More Mutation Needed

High Quirky roguelike action that mutates the dungeon and the player.

Low So many bugs — and the insect enemies are pretty bad too.

WTF Lemme get this straight… I’m doing this for my dog?


I enjoy procedural generation in games. It keeps things fresh and keeps me on my toes by preventing me from memorizing a dungeon’s layout, not to mention the luck involved in finding items and power-ups. Unfortunately, for a title like Freaky Awesome that focuses on mutating and changing things in every room, it strangely lacks variety when it comes to the levels. But, let me back up a moment…

Freaky Awesome is a top-down roguelike that has players infiltrating a nuclear waste facility to rescue a dog, and yes, that’s the entire story. Inside, players will find deadly traps to avoid and dangerous creatures to fight. They’ll also collect items to defend themselves and restore health. Coins can be collected to buy items during a run, and DNA strands found will unlock power-ups for future runs.

So far it seems pretty standard for the genre, but the big draw in Freaky Awesome is the mutagen. Mutagen drops from all enemies and some items. While it heals the player, it will eventually cause the player to mutate as well. With each mutation, players will have to adapt to a new way of fighting and moving throughout each new level. For example, Chicken has short range and a quick dodge, Grub has ranged attacks but moves slowly and has more health, and Oil can shoot from a distance and leaves slicks that can be set on fire to damage enemies.

While these mutations seem like they would give the game serious legs, the randomness only really applies to the character. The levels will change with each run, but there isn’t much diversity to the rooms within them. I often came across the same room multiple times in a dungeon, sometimes not back to back. Worse than the repetition is that the game’s rules aren’t set to prevent roadblocks. For instance, I’d sometimes come across a floor that had mostly locked doors and not enough keys to see all of the dungeon.

There are also a few technical issues that hurt the game, and spike pits are a big one — players can carefully watch harmful pop-up spikes retract go into the floor and try to step over them safely, only to be immediately hit when crossing. Another issue is that I have issues with how the permanent skills are laid out.

The skill tree shows the progression paths that players can spend DNA on to unlock benefits like health regeneration, higher move speed, or causing more items to spawn. Players can also unlock slots to have more than one ability turned on at a time. The problem is that the ability track takes precedence over the skill tree, and there were multiple times when I was unable to even look at a skill on the tree because of the ability above it.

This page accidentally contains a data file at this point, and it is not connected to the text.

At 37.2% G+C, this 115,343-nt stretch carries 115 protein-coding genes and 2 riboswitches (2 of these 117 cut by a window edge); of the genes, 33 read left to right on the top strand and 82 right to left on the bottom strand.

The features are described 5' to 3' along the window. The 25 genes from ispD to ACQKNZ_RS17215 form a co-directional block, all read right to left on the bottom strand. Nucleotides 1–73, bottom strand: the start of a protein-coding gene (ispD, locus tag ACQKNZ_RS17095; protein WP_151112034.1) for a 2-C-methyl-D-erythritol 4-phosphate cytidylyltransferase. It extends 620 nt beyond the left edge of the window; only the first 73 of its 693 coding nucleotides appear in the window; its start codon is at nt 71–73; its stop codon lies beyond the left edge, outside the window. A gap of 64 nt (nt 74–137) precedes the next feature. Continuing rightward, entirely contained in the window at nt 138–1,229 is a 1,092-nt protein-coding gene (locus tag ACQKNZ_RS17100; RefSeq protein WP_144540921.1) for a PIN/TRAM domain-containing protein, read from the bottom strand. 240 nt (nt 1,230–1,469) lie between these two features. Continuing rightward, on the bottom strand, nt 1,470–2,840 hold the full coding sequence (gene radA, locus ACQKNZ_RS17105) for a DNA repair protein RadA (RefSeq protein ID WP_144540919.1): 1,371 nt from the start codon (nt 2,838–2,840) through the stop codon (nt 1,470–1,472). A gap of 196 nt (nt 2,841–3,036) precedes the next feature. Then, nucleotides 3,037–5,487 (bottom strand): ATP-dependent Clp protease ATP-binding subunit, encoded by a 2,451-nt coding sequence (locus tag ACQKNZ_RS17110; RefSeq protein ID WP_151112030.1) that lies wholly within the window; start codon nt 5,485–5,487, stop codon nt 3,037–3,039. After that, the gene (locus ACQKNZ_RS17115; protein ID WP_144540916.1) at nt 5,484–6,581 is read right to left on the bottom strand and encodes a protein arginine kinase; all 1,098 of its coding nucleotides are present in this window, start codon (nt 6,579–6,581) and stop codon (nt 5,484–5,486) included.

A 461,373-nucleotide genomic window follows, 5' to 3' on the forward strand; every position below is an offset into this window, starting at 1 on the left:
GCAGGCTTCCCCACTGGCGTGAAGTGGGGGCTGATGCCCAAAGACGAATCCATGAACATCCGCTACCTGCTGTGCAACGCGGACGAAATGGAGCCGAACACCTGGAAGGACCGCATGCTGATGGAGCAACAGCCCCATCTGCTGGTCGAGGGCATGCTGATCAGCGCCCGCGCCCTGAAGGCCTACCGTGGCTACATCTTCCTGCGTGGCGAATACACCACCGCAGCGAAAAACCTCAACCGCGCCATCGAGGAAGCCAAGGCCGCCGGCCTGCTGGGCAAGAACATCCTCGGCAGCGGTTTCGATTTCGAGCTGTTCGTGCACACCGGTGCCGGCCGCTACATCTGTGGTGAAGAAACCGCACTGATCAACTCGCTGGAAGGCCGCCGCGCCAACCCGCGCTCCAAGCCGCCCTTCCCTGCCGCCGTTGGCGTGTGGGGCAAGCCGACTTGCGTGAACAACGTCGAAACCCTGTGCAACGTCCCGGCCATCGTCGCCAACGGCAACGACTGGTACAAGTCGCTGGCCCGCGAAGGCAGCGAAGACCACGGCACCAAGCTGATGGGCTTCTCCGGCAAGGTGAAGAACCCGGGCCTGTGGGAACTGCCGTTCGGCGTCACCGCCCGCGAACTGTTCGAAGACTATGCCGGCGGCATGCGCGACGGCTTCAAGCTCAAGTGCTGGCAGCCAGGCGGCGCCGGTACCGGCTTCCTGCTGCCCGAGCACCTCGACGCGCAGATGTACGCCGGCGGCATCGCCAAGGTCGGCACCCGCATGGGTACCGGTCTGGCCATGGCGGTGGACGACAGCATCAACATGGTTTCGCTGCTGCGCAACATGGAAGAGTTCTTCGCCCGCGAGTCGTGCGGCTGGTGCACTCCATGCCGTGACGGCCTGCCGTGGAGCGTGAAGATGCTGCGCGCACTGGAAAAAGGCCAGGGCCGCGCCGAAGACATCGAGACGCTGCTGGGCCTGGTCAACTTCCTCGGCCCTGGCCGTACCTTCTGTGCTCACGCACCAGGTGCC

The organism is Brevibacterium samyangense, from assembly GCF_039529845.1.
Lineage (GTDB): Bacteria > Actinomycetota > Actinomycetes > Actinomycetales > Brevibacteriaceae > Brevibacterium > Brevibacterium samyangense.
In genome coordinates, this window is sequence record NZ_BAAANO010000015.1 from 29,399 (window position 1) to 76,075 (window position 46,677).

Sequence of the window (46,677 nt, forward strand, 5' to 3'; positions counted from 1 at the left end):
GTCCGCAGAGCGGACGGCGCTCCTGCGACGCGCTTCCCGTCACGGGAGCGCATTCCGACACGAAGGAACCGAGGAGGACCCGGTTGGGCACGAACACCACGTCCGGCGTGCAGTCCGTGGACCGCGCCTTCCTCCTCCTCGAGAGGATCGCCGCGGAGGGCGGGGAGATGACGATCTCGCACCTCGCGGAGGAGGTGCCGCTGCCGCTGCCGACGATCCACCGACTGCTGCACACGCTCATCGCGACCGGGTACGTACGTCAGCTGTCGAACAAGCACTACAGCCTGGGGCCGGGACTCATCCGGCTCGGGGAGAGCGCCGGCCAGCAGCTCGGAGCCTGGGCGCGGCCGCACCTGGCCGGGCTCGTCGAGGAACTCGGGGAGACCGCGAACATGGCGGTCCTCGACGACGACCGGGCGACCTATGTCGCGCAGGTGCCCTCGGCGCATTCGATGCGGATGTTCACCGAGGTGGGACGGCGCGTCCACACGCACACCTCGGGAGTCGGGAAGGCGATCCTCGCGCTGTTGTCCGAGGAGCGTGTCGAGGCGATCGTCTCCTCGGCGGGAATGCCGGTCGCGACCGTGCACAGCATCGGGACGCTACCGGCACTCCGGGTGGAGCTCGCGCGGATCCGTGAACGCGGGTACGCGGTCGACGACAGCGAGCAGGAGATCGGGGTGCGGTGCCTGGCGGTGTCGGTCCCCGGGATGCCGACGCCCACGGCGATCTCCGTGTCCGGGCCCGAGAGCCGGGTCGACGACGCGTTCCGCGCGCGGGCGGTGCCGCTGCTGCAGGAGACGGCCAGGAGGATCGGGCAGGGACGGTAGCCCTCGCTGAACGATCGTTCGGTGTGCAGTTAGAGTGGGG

A technical issue I had was that the game’s page on the Steam store says that it can be played multiplayer, both local and online. However, this isn’t really the case. Local multiplayer doesn’t seem to function at all, and the game has such a small online community that there’s effectively no one to jump in with.

Despite the problems, Freaky Awesome has potential. It’s unusual to make players rethink their combat strategy and even movement methods every few, hectic minutes, and the concepts are solid. Sadly, the depth of the procedural generation is sorely lacking and the mutation options aren’t as broad as they need to be. Overall, it feels like it’s only halfway to what its proper final state needs to be — hopefully the devs will pump some more mutagen into it and let it develop. Rating: 3 out of 10


Disclosures: This game is developed and published by Mandragora. This game is currently available on PC. This copy of the game was provided by the publisher and reviewed on PC. Approximately 10 hours of play were devoted to single player mode, and the game was not completed. No time was spent in Multiplayer modes due to inactive online environment and non-functioning local co-op.

Parents: This game is currently not rated. There is combat, and some creatures will explode in a pile of green goo. Sometimes there will be a spurt of blood from creatures when they are low on health. Aside from that, this game is good for anyone who doesn’t mind a little creature violence with pixels for gore. It’s a pretty tame game.

Deaf & Hard of Hearing Gamers: There doesn’t seem to be any dialogue at all, so nothing is missed for having the sound off, and there are no significant auditory cues.

Remappable Controls: The game has fully remappable controls.

Colorblind Modes: There are no colorblind modes for this game.



Eugene Sax

Eugene Sax

Eugene grew up playing other people’s videogames. He didn’t have his own console for some time, and has many memories of playing games his friends owned and beating them. Once he saved up enough money, he finally bought a Sega Genesis secondhand and started a gaming library of his own.

While Sonic and Street Fighter were great places to start, his first love was Final Fantasy X when his dad bought a PS2. Ever since, that love for gaming has evolved -- there are a number of game worlds out there, and he intends to explore them all. RPG to horror, platformers to casual and everything in between -- if it’s available, he’ll play it.

While his time is short between writing reviews, tabletop gaming, and attempting to start a cheesecake business, he has caught all 806 pokemon and can speedrun Star Fox 64 in less than 40 minutes. He’s always looking for new things to try and new challenges to conquer. You can find him on Twitter -- @eugene_sax.
Eugene Sax

Latest posts by Eugene Sax (see all)

Notify of
Inline Feedbacks
View all comments